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Re: st: RE: convergence problem

From   Maarten buis <[email protected]>
To   [email protected]
Subject   Re: st: RE: convergence problem
Date   Fri, 8 Jan 2010 05:31:15 -0800 (PST)

--- On Fri, 8/1/10, Rosenstock, Summer E. wrote:
> It looks like my estimates are coming in near the boundaries,
> which has shown to be a problem with log-binomial regression
> with continuous independent variables. THere are a couple of
> articles that document this. So, looks like I'll stick to OR
> on that particular variable with a foot note about
> convergence.

There are alternatives. Such non-convergence in these models is 
often a sign that the effect of your continuous variable is not 
linear in the log(risk). One solution is to allow that variable 
to have a non-linear effect.

I like (linear) splines for that, as you can still easily interpret
the coefficients. So in the example below for the model that
converges: the basline risk of union membership for someone from
the north with 0 wage is .04, this risk decreases by 35% 
(=100*(1-.65) if someone comes from the south, the risk increases
43% for every dollar increase in wage if the wage is less 5 $/hour,
increases by 11% for every dollar increas in wage if the wage is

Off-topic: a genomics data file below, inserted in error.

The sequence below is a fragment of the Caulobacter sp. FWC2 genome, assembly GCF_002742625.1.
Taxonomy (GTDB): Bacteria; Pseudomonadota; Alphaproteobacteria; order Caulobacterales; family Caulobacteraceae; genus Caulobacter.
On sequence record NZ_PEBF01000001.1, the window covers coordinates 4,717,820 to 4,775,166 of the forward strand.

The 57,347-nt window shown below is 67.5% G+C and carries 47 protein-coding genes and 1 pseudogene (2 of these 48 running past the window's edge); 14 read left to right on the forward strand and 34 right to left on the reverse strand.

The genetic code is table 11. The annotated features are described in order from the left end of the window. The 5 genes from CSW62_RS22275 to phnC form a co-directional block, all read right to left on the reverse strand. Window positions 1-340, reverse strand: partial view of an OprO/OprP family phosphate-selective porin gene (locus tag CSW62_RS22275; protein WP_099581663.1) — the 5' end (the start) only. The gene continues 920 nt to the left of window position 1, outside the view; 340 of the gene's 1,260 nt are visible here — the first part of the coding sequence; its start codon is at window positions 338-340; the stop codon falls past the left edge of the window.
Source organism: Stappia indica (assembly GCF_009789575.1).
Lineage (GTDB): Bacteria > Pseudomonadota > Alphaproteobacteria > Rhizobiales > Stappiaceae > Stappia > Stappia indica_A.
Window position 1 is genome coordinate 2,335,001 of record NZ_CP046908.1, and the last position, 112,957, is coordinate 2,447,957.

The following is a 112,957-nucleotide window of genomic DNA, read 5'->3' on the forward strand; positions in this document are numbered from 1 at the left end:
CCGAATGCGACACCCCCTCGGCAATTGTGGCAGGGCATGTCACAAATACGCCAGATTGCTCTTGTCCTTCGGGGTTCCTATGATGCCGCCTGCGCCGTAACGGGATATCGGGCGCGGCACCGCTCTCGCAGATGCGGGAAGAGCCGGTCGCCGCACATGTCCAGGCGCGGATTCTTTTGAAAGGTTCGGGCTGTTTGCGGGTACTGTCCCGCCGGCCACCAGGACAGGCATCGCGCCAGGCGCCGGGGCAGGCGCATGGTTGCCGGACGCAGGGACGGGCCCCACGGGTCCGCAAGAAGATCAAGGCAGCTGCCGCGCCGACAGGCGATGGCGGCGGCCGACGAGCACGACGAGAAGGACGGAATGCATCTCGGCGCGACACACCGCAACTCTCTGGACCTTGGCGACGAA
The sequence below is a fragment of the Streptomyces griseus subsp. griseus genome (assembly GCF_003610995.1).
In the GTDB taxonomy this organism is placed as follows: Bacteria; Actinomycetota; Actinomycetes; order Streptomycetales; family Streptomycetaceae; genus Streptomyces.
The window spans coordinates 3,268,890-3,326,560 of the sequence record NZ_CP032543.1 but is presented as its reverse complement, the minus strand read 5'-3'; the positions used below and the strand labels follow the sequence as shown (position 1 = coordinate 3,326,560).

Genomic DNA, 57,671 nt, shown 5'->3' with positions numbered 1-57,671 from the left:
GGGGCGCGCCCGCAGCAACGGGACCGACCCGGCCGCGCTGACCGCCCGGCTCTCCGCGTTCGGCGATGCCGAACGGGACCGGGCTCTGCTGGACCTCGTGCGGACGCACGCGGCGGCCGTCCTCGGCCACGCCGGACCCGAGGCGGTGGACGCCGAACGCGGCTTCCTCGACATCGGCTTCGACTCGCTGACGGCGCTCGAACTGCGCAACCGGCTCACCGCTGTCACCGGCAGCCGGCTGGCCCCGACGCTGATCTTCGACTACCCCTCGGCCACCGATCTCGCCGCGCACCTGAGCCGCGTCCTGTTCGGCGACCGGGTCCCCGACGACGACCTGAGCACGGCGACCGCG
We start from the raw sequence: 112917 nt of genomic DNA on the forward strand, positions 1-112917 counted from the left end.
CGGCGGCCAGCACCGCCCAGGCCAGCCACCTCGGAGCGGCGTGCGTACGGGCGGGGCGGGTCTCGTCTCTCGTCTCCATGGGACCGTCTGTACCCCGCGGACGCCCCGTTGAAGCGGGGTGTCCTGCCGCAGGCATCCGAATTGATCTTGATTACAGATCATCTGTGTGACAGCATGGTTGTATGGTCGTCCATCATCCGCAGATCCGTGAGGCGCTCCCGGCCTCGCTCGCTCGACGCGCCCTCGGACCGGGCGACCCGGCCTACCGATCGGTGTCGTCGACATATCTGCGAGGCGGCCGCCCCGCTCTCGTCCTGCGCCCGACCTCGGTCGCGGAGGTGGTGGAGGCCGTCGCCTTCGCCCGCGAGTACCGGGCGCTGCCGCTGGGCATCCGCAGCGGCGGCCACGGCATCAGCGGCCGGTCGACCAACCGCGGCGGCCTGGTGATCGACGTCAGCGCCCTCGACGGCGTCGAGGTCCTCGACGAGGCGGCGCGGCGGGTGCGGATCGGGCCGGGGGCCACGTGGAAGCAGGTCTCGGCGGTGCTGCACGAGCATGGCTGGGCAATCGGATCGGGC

between 5 and 10$/hour, and decreases by 3% for every dollar 
increase in wage if the wage is more than 10$/hour.

*--------- begin example ------------
sysuse nlsw88, clear
gen baseline = 1

*does not converge
glm union south wage baseline,  ///
    link(log) family(binomial)  ///
    iter(50) eform nocons

mkspline w1 5 w2 10 w3 =wage
glm union south w? baseline,    ///
    link(log) family(binomial)  ///
    eform nocons
*----------- end example ------------
( For more on how to use examples I sent to statalist see: )

Hope this helps,

Ps. I know it is an old complaint of mine, but I haven't made
it in a while, so I'll indulge in it again: I think that the
-eform-, -or-, -irr-, -rrr-, etc. options should not suppress
the display of the constant. These are important in judging
the size of the effect. Knowing that the odds, risk, incidence 
rate, or relative risk doubles for a unit change in x can be
meaningfully supplemented by information about the baseline 
value: twice a very small number is still a very small number 
but twice a large number is a huge number.

Maarten L. Buis
Institut fuer Soziologie
Universitaet Tuebingen
Wilhelmstrasse 36
72074 Tuebingen


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